In the Companys Form 10-K for the year ending December 31, 2009, the Company will describe its returns policy for both products. The Company respectfully advises the Staff that the Company did not disclose the conditions under which the Company accepts returns in its Form 10-K for the year ended December 31, 2008 (i) for Xyrem, because the returns of Xyrem in the United States are de minimus and because the Company does not record revenue on Xyrem sales outside the United States until the rights of return have lapsed or (ii) for Luvox CR, which the Company sells only in the United States, because since the launch of the product, the Company has not recorded revenue until the right of return has lapsed. The return policies for both products are described below.
Xyrem (United States)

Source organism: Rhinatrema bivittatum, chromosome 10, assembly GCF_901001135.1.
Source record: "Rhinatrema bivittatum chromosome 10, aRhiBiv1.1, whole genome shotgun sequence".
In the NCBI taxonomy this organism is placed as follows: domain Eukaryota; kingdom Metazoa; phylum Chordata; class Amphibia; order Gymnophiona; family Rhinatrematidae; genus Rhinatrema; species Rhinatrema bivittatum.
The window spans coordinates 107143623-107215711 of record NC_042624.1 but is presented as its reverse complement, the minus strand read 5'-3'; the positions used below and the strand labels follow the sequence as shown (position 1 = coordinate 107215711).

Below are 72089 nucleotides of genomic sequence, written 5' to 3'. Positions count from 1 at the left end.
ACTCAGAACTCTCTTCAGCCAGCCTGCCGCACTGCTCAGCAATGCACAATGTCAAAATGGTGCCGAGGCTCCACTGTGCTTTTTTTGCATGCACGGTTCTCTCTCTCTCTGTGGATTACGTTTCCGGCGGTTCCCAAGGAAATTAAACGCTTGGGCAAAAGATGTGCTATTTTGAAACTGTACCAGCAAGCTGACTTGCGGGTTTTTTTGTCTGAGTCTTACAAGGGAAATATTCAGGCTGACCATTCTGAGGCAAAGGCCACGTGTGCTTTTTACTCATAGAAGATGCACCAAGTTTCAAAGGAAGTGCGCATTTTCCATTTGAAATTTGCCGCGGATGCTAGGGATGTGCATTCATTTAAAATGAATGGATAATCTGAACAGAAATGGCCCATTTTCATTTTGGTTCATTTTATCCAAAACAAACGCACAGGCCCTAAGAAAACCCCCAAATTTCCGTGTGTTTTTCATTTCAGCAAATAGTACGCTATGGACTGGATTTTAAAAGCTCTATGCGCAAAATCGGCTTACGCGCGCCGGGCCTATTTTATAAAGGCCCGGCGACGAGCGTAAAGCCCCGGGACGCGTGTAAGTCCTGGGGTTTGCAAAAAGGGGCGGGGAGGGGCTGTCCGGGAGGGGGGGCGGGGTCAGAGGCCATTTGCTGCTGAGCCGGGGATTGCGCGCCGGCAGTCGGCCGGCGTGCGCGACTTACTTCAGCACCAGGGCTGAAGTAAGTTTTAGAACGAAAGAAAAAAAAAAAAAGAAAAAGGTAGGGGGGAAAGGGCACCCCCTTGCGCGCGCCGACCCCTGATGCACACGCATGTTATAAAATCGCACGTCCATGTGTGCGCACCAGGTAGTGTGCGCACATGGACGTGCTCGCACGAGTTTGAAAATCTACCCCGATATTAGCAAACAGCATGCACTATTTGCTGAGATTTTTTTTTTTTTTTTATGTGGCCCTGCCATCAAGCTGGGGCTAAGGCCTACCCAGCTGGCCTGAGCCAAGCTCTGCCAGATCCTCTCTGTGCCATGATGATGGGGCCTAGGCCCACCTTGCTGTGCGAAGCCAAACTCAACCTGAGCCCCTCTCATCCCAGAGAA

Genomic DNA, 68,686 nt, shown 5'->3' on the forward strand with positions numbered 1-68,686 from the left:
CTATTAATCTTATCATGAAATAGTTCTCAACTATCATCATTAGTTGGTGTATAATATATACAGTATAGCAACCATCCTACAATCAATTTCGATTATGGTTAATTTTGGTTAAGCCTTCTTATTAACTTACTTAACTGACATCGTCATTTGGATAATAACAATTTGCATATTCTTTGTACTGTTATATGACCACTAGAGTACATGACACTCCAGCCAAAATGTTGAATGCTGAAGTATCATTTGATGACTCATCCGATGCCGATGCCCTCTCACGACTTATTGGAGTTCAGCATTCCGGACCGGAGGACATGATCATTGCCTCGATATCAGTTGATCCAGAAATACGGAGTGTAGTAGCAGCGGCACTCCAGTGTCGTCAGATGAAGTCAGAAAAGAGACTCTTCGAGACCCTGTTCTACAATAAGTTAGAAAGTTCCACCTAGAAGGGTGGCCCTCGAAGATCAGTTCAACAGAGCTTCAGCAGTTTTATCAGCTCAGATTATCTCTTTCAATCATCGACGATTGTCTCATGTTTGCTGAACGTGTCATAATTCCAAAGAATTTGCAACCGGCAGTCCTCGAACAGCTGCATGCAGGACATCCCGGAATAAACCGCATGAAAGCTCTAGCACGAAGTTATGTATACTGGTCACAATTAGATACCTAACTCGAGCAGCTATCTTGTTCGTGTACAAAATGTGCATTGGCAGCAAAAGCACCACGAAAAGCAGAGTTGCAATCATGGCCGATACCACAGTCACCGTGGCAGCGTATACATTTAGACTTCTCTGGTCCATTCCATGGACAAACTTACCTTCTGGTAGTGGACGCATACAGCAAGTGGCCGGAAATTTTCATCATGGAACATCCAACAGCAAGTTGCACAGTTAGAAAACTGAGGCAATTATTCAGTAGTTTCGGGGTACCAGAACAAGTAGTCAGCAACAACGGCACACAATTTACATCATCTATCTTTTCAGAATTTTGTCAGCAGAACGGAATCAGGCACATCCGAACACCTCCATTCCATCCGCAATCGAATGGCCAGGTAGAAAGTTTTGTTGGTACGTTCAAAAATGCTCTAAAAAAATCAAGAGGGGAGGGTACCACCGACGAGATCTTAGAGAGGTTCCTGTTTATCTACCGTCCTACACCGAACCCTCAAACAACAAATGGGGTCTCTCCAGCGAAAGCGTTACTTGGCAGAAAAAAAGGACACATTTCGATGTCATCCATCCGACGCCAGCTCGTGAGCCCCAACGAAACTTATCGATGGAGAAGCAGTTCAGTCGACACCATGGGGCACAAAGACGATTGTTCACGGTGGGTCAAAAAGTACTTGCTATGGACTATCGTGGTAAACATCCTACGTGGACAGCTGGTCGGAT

The Company sells Xyrem in the United States to a single source specialty pharmaceutical distributor, Express Scripts Specialty Distribution Services, Inc., or SDS, a third party not related to the Company. As a condition of marketing approval of Xyrem in the United States, the United States Food and Drug Administration mandated in 2002 (and the requirement continues today) that the Company maintain a risk management program for Xyrem under which all Xyrem product sold by the Company in the United States must be shipped directly to patients through a central pharmacy. The Company ships its product on consignment to SDS (during consignment, title to the product remains with the Company). SDS removes product from consignment only when it is ready to ship the product to a patient; and SDS then ships the product directly to the patient. As noted on page F-11 of its Form 10-K for the year ended December 31, 2008, the Company recognizes revenue on sales of Xyrem to SDS upon transfer of title to SDS, which occurs only when SDS removes product from the Companys consigned inventory at the SDS facility for shipment to a patient.